The media is having a belated field day with a trio of Yahoo CEO Marissa Mayer’s flubs and snubs at last week’s Cannes advertising festival.
First, the former Google (GOOGL) exec annoyed the audience with a stiff, canned (no pun intended) sales pitch off a teleprompter on the conference main stage. Then WPP CEO Martin Sorrell publicly grilled Mayer at the communications giant’s popular Stream Conference for not returning his emails, among other things.
Finally, Mayer showed up nearly two hours late for a big, fancy dinner IPG set up for the Yahoo chief to meet with Interpublic chief executive Michael Roth and top executives from some of Interpublic’s biggest clients. Roth ended up leaving, apparently in disgust, before Mayer finally arrived. Her excuse for being so late? She fell asleep.
While this might all seem like lightweight stuff in the overall scheme of things, it’s anything but. It’s actually a really big deal for a number of reasons.
First, it’s been two long years since Mayer was hired with great fanfare and at great expense to turn around the slowly sinking purple ship that is Yahoo. And while she’s certainly been busy acquiring companies, hiring and firing top executives, and PRing it up with the likes of Katie Couric, Yahoo’s core business – advertising – has been going nowhere but down.
After firing COO Henrique De Castro – the guy she handpicked to reinvigorate ad sales – and handing him $58 million for 15 months of nothing much on his way out the door, the Cannes conference was Mayer’s big chance to show advertisers that Yahoo still matters. With so much on the line, an uninspired speech and snubbing the top executives of two of the world’s biggest agencies was certainly not the way to go.
Maybe Mayer had been up for 20 hours straight, as some say she claimed. Maybe she was having a bad day or a terrible case of jet lag. It does happen. I once flew to Germany for the CeBIT expo and, that night, at a big dinner high atop the city of Hannover, I kept imagining the room was spinning. Turns out it was. It was a rotating restaurant.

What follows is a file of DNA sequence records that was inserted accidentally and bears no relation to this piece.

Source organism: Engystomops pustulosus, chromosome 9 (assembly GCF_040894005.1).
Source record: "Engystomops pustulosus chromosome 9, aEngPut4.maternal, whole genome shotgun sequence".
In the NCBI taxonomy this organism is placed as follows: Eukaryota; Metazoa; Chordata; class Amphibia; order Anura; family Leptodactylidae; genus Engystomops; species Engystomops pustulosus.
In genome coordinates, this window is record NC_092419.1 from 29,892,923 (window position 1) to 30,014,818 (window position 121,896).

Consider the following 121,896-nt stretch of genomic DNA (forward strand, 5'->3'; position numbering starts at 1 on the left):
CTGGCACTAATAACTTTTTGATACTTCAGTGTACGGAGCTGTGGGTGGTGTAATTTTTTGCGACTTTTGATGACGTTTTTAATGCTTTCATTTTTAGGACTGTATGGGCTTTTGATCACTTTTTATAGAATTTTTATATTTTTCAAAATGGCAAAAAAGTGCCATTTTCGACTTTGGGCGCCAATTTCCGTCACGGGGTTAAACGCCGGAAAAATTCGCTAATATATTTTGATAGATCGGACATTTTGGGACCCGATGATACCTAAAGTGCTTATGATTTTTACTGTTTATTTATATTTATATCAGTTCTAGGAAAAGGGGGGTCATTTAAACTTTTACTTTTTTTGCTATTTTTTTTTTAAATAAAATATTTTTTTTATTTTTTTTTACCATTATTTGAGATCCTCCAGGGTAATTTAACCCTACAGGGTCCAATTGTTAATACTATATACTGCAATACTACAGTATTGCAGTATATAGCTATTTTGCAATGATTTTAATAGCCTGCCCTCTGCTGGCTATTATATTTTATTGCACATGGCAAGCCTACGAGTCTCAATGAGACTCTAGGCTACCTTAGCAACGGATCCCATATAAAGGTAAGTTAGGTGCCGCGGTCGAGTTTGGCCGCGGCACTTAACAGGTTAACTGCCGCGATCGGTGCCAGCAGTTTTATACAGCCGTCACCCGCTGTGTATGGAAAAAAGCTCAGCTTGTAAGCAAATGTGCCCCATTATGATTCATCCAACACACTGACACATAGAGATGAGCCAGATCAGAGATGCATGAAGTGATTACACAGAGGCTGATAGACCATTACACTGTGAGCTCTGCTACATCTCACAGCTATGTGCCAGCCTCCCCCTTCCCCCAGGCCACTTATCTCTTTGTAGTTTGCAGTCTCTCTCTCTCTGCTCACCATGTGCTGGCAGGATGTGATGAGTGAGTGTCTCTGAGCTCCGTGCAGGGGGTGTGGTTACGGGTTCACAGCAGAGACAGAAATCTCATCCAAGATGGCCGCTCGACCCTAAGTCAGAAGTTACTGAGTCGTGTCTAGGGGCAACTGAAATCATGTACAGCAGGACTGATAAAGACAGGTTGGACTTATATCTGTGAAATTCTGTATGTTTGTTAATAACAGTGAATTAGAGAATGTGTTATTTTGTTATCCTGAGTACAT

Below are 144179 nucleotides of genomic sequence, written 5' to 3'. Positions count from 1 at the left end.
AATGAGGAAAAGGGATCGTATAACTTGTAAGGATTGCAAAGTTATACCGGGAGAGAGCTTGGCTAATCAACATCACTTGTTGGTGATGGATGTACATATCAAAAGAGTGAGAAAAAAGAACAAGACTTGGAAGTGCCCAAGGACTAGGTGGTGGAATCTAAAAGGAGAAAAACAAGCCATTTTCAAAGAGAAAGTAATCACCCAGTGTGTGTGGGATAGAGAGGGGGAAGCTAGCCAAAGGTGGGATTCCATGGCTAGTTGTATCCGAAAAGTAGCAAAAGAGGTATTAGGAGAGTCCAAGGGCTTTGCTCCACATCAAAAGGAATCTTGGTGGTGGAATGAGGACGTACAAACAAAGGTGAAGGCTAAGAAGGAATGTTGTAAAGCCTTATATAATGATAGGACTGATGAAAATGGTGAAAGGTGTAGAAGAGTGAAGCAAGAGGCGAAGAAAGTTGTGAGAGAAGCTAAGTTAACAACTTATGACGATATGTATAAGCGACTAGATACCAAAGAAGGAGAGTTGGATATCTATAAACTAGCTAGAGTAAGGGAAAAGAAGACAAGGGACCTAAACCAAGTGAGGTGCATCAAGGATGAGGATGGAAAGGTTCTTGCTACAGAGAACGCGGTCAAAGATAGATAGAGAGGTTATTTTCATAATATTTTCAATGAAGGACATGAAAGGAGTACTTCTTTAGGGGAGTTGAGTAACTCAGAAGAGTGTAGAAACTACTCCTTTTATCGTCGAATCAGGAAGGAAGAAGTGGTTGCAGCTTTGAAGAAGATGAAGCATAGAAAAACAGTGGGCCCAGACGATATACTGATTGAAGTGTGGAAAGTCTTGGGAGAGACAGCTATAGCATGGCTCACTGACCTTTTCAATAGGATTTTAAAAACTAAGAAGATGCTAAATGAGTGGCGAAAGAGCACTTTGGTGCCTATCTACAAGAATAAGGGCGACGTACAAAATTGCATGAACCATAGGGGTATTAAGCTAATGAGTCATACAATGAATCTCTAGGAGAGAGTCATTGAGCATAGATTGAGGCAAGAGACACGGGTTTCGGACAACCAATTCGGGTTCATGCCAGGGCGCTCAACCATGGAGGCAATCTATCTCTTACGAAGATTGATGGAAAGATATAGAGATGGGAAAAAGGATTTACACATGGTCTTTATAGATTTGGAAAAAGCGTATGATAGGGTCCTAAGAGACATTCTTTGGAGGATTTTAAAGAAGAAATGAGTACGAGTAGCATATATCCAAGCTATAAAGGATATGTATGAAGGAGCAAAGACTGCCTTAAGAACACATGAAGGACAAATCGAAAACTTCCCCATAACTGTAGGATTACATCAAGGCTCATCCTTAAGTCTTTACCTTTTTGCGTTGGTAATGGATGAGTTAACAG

I chalked the incident up to jet lag. And sure enough, the next morning I botched my presentation.
But here’s the thing. While I was on a stage, I was not on the big stage. And while I was a senior executive of a large technology company, I was not the CEO, I was not Marissa Mayer, and I certainly wasn’t getting $100 million plus over five years to ingratiate the world’s top advertisers and turn around the company.
More importantly, in more than two decades on the job, I have never – and I mean never – missed or shown up hours late to an important meeting because I was overworked, overslept, or any other lame excuse. And I’ve never heard of any other business leader doing that either, although I did actually watch my CEO repeatedly put a top Toshiba executive to sleep at a meeting. But then, he was the customer.
Besides, when CEOs travel on important business, they have people there to make sure everything comes off without a hitch. In Mayer’s case, CMO Kathy Savitt, Americas head Ned Brody, and other senior Yahoo executives were reportedly at the IPG dinner. There is simply no valid explanation why nobody was responsible for making sure the star attraction showed up on time and ready to rock.
When you make the big bucks to do a big job, your stakeholders – customers, investors and employees – have every right to demand that you get the job done. The least you can do – and I mean the very, very least – is show up, and on time. There is simply no excuse for this sort of behavior. None.
Steve Tobak is a management consultant, columnist, former senior executive and author of "Real Leaders Don't Follow: Being Extraordinary in the Age of the Entrepreneur." Learn more, contact Tobak or follow his new blog at stevetobak.com. Any opinions expressed are those of the columnist.